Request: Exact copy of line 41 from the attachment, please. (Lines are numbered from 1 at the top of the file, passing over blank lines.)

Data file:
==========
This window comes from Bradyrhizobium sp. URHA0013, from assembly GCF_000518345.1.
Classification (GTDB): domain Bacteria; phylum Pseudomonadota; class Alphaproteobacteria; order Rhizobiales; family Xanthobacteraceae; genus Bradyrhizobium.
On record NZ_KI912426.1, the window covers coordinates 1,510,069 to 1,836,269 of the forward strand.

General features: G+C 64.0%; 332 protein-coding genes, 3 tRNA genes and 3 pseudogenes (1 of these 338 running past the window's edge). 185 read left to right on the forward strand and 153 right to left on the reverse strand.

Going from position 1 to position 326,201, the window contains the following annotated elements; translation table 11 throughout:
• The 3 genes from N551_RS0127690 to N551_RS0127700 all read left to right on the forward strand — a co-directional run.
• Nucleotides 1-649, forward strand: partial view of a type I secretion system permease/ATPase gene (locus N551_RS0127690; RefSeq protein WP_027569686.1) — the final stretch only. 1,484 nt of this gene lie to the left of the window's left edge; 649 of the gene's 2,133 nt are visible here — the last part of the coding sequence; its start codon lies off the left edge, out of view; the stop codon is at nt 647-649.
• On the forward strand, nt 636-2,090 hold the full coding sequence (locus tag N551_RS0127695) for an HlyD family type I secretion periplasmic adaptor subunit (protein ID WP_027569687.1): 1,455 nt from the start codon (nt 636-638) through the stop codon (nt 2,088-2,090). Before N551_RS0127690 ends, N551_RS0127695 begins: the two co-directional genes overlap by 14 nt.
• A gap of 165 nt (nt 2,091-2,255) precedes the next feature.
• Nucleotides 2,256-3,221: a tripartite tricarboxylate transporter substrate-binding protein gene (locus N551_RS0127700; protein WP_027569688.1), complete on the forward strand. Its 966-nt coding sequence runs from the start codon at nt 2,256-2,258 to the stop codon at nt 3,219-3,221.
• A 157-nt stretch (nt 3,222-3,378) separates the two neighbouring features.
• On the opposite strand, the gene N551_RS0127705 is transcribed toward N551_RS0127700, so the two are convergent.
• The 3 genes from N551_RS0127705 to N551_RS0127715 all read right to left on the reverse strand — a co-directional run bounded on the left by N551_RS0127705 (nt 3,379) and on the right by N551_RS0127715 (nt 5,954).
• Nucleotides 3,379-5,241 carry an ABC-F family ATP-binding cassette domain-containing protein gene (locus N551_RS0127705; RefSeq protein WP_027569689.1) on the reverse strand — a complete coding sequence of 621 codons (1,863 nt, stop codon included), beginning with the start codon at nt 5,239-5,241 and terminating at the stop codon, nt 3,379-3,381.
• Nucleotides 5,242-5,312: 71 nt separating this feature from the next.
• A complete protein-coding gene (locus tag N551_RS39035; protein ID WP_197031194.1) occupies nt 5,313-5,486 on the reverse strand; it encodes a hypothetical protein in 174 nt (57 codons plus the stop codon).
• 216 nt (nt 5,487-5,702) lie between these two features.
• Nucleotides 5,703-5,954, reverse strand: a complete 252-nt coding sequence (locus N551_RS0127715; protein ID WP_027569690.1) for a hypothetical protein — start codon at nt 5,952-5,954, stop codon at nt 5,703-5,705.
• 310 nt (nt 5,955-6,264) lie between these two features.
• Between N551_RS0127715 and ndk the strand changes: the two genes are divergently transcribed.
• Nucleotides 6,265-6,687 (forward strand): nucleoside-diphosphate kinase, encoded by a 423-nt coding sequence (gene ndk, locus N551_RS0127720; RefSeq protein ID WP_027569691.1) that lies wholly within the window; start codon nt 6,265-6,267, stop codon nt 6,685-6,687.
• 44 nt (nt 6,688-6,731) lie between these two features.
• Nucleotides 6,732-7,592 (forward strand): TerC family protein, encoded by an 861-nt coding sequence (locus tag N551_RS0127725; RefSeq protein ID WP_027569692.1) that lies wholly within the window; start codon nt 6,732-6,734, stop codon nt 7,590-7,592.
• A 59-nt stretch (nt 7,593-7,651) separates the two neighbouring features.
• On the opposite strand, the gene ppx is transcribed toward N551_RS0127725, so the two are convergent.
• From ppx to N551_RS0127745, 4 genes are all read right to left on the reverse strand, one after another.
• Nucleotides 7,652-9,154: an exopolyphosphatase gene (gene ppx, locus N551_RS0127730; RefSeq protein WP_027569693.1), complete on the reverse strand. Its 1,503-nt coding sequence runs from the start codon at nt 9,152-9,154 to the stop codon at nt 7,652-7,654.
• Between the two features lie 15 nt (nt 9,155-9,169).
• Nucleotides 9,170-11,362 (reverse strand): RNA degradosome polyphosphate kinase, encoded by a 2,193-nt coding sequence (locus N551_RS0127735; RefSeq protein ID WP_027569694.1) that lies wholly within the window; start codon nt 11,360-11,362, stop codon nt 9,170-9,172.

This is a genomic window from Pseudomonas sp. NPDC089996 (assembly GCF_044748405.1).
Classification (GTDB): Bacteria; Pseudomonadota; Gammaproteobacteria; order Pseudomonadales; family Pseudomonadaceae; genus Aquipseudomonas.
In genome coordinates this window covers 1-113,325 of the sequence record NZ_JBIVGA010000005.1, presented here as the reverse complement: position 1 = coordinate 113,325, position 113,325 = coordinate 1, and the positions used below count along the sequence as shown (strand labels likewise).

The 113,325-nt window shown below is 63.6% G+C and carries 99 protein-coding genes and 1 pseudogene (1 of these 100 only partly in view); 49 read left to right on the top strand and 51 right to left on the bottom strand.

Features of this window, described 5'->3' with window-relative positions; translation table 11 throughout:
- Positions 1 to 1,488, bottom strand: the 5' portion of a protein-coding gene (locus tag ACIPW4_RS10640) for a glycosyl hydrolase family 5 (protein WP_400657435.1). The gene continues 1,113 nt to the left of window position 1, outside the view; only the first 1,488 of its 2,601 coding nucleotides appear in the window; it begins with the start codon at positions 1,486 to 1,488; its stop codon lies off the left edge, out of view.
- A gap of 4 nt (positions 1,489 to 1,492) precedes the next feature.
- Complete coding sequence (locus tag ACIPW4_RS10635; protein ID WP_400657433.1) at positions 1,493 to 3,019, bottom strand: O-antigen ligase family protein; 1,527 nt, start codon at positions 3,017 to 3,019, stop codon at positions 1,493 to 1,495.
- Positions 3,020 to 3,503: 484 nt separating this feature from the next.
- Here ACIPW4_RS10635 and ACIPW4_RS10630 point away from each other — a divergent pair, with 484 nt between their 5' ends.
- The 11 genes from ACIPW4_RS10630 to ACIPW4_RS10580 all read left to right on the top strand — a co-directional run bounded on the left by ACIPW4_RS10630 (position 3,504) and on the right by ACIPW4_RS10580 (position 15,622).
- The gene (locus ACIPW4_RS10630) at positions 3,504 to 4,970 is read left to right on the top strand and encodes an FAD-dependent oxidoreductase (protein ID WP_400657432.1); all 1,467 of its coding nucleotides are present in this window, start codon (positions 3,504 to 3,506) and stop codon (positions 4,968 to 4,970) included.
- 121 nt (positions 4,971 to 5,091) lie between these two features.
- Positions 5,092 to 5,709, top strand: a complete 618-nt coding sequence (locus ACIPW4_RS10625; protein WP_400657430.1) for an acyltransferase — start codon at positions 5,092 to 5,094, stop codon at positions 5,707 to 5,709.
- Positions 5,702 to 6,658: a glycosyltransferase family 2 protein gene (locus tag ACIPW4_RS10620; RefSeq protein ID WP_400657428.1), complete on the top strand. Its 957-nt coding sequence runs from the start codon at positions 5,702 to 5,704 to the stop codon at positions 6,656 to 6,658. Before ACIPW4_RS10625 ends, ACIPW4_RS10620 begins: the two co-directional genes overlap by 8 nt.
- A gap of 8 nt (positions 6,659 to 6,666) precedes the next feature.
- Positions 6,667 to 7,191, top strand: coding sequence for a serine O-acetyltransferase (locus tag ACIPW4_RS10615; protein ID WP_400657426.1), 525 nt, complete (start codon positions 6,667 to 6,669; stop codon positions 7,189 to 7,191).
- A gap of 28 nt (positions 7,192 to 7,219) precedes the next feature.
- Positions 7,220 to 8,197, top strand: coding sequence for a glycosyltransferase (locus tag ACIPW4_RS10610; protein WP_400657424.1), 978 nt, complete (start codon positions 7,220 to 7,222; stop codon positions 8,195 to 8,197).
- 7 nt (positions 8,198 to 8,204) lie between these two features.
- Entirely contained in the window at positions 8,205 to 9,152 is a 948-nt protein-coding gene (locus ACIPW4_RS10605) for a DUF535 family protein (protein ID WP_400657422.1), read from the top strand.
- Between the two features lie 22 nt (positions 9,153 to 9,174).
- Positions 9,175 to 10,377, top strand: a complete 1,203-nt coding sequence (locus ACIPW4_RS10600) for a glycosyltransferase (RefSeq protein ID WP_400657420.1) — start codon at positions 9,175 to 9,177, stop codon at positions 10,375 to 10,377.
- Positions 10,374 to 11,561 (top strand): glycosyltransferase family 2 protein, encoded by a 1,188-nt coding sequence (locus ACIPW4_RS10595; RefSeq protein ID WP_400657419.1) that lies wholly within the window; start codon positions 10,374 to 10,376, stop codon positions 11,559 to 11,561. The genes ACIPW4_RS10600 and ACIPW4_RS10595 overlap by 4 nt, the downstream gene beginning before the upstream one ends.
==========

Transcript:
- The gene (locus ACIPW4_RS10630) at positions 3,504 to 4,970 is read left to right on the top strand and encodes an FAD-dependent oxidoreductase (protein ID WP_400657432.1); all 1,467 of its coding nucleotides are present in this window, start codon (positions 3,504 to 3,506) and stop codon (positions 4,968 to 4,970) included.